:00 Procession on Brooklyn Bridge and throughout Brooklyn streets

2:10 Procession arriving at Co-Cathedral of St. Joseph

2:35 Reading of the names of firefighters lost on 9/11

3:17 Bishop Brennan Quote 1

4:08 Bishop Brennan Quote 2

5:41 God Bless America Recessional

VIDEO UPDATE: BISHOP BRENNAN CELEBRATES SAINT WHO SOUGHT INTERRACIAL JUSTICE THROUGH FAITH

VIDEO UPDATE: BISHOP BRENNAN LEADS THE CELEBRATION OF A SAINT WHO SOUGHT INTERRACIAL JUSTICE THROUGH FAITH

The Most Reverend Robert Brennan, Bishop of Brooklyn, led a special Mass in honor of the Memorial of Saint Peter Claver tonight at the Co-Cathedral of St. Joseph, located in the Prospect Heights section of Brooklyn.

A native of Spain, St. Peter Claver left his homeland in 1610 to head to be a missionary in the New World colonies. St. Peter Claver then began a 40 year-ministry caring for African Americans arriving on slave ships in Cartagena, Colombia by providing them medical care and food.  It is estimated that he baptized 300,000 slaves.

In his homily, Bishop Brennan focused on the importance for all of us to recognize the human dignity of all people as St. Peter Claver showed us. “People treated fellow human beings like commodities, and it wasn’t just the acts of kindness that St. Peter Claver performed, but he looked into the eyes of those suffering and who were being mistreated.  What did he do?  He looked into their eyes and saw Jesus,” said Bishop Brennan.

Bishop Brennan continued, “We ask the Lord to awaken within us that sense of the human dignity of every single person around us. And we ask the Lord, please God, let others see you in me, so that when they look at me, may they experience something of your love and help me where I fall short so that I can be more effective as a witness and sign of your love and compassion”.

The Mass also commemorated the 101st anniversary of the founding of Saint Peter Claver Roman Catholic Church in Bedford Stuyvesant, the first African American Church in the Diocese of Brooklyn. The Church was founded by Monsignor Bernard J. Quinn, currently under consideration for sainthood for his efforts to establish racial equality.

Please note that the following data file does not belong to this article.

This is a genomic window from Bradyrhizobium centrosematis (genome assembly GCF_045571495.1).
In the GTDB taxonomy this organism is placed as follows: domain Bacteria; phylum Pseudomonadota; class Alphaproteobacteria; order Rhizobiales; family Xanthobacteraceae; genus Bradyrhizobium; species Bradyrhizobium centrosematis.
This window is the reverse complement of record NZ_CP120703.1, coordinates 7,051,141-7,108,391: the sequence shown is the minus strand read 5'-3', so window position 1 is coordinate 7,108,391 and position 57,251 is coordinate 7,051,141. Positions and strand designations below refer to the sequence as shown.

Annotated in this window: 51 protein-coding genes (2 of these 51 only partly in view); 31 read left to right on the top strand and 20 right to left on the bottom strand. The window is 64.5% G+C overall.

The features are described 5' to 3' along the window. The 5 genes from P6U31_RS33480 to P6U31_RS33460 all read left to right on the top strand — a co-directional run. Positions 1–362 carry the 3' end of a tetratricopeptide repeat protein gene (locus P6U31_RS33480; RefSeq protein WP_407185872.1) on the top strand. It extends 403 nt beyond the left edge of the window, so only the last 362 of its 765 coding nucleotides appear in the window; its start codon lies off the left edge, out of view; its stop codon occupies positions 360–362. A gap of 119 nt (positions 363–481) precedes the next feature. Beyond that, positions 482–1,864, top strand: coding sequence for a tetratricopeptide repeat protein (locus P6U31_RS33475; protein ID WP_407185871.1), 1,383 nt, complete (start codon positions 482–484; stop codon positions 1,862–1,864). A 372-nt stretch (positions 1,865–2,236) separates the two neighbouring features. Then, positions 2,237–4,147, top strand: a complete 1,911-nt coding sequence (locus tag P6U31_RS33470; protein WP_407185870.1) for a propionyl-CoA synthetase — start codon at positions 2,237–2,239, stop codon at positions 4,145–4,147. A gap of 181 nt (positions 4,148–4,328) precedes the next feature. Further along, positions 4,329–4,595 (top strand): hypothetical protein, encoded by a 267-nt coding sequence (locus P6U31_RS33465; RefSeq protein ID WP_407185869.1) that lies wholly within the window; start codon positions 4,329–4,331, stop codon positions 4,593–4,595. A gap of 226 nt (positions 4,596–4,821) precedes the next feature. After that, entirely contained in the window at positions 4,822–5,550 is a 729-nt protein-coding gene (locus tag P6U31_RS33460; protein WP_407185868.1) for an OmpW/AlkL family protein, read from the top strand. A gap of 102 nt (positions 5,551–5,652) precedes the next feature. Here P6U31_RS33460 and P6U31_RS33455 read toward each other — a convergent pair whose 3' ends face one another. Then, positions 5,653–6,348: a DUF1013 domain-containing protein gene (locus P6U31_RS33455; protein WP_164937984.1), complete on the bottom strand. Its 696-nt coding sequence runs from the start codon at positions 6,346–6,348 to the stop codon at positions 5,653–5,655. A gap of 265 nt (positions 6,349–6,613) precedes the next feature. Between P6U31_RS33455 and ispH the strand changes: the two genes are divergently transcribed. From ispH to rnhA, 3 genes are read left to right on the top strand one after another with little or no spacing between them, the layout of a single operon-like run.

Father Alonzo Cox, Coordinator for Vicariate for Black Catholic Concerns for the Diocese of Brooklyn, concelebrated the Mass. The Knights and Ladies Auxiliary of Saint Peter Claver, who work to promote civic and social justice, award scholarships, and nurture youth and family relationships, were in attendance.

The VIMEO link can be found here: https://vimeo.com/manage/videos/748233878

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BISHOP ROBERT BRENNAN TO LEAD FDNY MASS THIS SEPTEMBER 11TH

The Most Reverend Robert Brennan, Bishop of Brooklyn, will be the main celebrant and Homilist at a Mass dedicated to the New York City Fire Department, this Sunday, September 11, 2022, at 11 a.m. at the Co-Cathedral of St. Joseph, located at 856 Pacific Street in Brooklyn. The Mass will commemorate the 21st Anniversary of the attacks of September 11, 2001.

Members of the FDNY’s Battalion 57 in Brooklyn will lead a procession over the Brooklyn Bridge to the Co-Cathedral of St. Joseph. Bishop Brennan will meet the procession on the Brooklyn Bridge and accompany the FDNY along the procession route. The marchers will carry 25 flags, with 24 FDNY flags representing the 23 members of Battalion 57 who were lost at the World Trade Center and a Battalion member’s brother who also died that day, and one American flag.

Battalion 57 consists of several fire stations and multiple fire companies including 4 Battalion Chiefs, Engine Companies 217, 219, 230 and 235, as well as Ladder Companies 102 and 105.

*The procession of flags will walk over the Brooklyn Bridge exiting at Adams Street which becomes Boerum Place, turning left onto State Street (Engine 226), then right onto Nevins Street, followed by a left on Atlantic Avenue, a right on Flatbush Avenue, a left on Dean Street, another left onto Vanderbilt Avenue, and then a right onto Pacific Street where they will arrive at the Co-Cathedral of St. Joseph in time for Mass.

The Mass will be broadcast live on the Diocesan cable network NET-TV available on Spectrum channel 97, Verizon Fios channel 548, and Optimum channel 30. The mass can also be viewed online at www.netny.tv.

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BISHOP BRENNAN TO LEAD CELEBRATION OF A SAINT WHO SOUGHT INTERRACIAL JUSTICE THROUGH FAITH

The Most Reverend Robert Brennan, Bishop of Brooklyn, will lead a special Mass in honor of the Feast Day of Saint Peter Claver tomorrow, Friday, September 9, 2022, at 7:30 p.m. at the Co-Cathedral of St. Joseph, located at 856 Pacific Street in the Prospect Heights section of Brooklyn.